Kashmir India and Pakistan on first direct peace talks

Leading politicians from the Indian and Pakistani sides of divided Kashmir held their first-ever direct talks Tuesday, trying to carve a role for themselves in the peace process between the rival countries.

Participants said the one-day talks would lead to the opening of a crucial backdoor channel in the peace process between India and Pakistan, nuclear-armed rivals that have been engaged for nearly two years in talks aimed at ending six decades of hostility, the AP informs.

Kashmir, divided between India and Pakistan and claimed by both, lies at the heart of that rivalry, and Kashmiri leaders from both sides say they must be given a bigger role in the peace process if the two countries are serious about true reconciliation.

"When you discuss Kashmir, Kashmiris have to be part of it," said Abdul Ghani Bhatt, leader of the All Parties Hurriyat Conference, the leading alliance of moderate separatists from the Indian-controlled part of Kashmir.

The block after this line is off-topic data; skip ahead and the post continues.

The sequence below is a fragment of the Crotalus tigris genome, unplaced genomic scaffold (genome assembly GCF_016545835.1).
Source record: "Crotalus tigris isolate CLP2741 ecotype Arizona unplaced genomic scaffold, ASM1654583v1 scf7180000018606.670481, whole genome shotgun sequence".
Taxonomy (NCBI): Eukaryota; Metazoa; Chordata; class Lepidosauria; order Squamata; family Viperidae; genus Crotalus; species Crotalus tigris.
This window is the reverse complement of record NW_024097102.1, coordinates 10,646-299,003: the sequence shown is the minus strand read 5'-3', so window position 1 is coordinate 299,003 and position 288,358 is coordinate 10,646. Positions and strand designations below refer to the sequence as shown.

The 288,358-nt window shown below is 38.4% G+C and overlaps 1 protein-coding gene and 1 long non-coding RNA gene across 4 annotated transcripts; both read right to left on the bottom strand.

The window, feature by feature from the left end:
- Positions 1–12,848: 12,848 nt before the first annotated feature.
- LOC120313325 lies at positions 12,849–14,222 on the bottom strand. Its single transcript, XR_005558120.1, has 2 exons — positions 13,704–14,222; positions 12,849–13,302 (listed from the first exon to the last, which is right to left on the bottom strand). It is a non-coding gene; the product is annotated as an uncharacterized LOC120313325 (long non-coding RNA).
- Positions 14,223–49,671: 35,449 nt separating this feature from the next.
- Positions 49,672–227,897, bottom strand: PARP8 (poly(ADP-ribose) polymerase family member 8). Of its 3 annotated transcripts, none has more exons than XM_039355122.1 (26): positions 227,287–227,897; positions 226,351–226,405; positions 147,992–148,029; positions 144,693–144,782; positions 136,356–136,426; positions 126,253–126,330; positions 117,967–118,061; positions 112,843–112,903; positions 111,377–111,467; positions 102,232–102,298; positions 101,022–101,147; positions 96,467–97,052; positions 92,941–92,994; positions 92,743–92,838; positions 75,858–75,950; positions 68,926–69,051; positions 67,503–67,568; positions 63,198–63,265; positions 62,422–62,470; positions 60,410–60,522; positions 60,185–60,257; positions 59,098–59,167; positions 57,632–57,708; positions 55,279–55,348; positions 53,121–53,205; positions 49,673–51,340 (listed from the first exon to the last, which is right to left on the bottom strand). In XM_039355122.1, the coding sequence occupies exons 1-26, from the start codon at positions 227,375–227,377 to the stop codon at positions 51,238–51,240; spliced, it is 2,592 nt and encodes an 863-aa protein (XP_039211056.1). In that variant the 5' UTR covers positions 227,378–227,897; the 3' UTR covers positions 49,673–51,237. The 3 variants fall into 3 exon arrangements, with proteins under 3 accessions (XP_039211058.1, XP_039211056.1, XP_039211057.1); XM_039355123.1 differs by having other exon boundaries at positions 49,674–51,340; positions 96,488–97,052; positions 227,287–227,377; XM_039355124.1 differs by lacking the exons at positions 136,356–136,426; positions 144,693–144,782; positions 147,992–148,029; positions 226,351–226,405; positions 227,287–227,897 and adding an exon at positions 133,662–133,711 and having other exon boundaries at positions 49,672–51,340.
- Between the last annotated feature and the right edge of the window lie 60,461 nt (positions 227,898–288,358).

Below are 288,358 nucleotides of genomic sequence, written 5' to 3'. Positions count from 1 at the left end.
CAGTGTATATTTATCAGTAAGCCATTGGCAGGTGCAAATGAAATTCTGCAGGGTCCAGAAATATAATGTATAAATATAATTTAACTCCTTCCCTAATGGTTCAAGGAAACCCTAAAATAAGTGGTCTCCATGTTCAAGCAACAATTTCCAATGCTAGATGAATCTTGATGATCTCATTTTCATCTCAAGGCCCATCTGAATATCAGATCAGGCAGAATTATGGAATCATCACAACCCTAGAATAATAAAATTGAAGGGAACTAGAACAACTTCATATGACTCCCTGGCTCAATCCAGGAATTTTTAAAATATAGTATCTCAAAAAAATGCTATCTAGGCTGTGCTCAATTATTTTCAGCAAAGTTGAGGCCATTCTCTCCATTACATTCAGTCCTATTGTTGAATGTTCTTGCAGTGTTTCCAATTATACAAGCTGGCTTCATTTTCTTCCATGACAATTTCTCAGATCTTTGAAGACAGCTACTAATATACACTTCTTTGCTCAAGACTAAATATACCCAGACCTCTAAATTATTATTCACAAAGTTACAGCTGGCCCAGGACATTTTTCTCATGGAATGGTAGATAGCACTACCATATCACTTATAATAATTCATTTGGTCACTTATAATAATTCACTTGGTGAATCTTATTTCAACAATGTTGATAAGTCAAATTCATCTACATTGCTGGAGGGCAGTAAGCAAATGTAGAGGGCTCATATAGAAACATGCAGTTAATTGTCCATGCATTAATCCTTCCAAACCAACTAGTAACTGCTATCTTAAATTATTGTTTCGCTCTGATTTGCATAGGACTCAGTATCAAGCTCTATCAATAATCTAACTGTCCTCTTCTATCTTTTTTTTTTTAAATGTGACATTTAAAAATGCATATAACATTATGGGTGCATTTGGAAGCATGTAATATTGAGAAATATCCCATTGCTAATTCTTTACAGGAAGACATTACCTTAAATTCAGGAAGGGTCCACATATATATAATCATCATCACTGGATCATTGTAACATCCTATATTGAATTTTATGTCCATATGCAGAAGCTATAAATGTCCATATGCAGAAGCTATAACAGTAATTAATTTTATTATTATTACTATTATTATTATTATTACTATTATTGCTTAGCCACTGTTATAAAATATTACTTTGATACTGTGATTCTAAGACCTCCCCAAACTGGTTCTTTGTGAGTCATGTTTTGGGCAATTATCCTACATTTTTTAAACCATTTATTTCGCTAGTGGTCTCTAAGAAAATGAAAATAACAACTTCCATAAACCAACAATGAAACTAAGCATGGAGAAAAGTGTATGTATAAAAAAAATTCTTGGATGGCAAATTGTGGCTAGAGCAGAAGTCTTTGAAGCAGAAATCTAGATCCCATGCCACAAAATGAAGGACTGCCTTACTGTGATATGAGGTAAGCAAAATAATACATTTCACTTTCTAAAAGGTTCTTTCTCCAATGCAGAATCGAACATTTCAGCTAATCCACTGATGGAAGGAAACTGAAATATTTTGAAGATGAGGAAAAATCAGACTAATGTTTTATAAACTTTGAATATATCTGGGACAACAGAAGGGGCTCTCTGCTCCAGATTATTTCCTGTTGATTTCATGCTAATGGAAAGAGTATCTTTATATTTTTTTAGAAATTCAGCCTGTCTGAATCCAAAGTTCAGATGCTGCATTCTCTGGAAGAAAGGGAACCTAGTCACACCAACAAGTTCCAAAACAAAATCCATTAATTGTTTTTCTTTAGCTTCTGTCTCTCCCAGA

The Hurriyat parties are not part of Kashmir's armed insurgency _ a rebellion against Indian rule that has killed about 66,000 people, most of them civilians, since it began in 1989. No insurgents took part in Tuesday's meeting.

"The climate (in Kashmir) is far better. The steps are in the right direction," Bhat said. But "we want the steps to be more brisk, so that we can achieve peace faster."

Indian Prime Minister Manmohan Singh met with Hurriyat leaders earlier this month in an effort to build on gains, such as a decrease in violence in Kashmir, that have resulted from the India-Pakistan peace process.

But there are sharp divisions among Kashmiri leaders from both sides of the border.

Some are pro-India, some pro-Pakistan, and others favor an independent Kashmir. Some say the Islamic militants in Indian Kashmir are "freedom fighters," while others call them "terrorists."

Few agree on how the border dispute over Kashmir can be resolved, or how the insurgency will end.

"Right now, no one trusts anybody, whether it is India and Pakistan, or among us Kashmiris," said 80-year-old Sardar Muhammed Abdul Qayyum Khan, head of the ruling Muslim Conference party of Pakistani-controlled Kashmir.

Khan said he wanted more confidence-building measures that would touch the lives of ordinary Kashmiris, millions of whom had their families divided when the subcontinent, including Kashmir, was partitioned at independence from Britain in 1947.

Pakistan and India have since fought two of their three wars over Kashmir.

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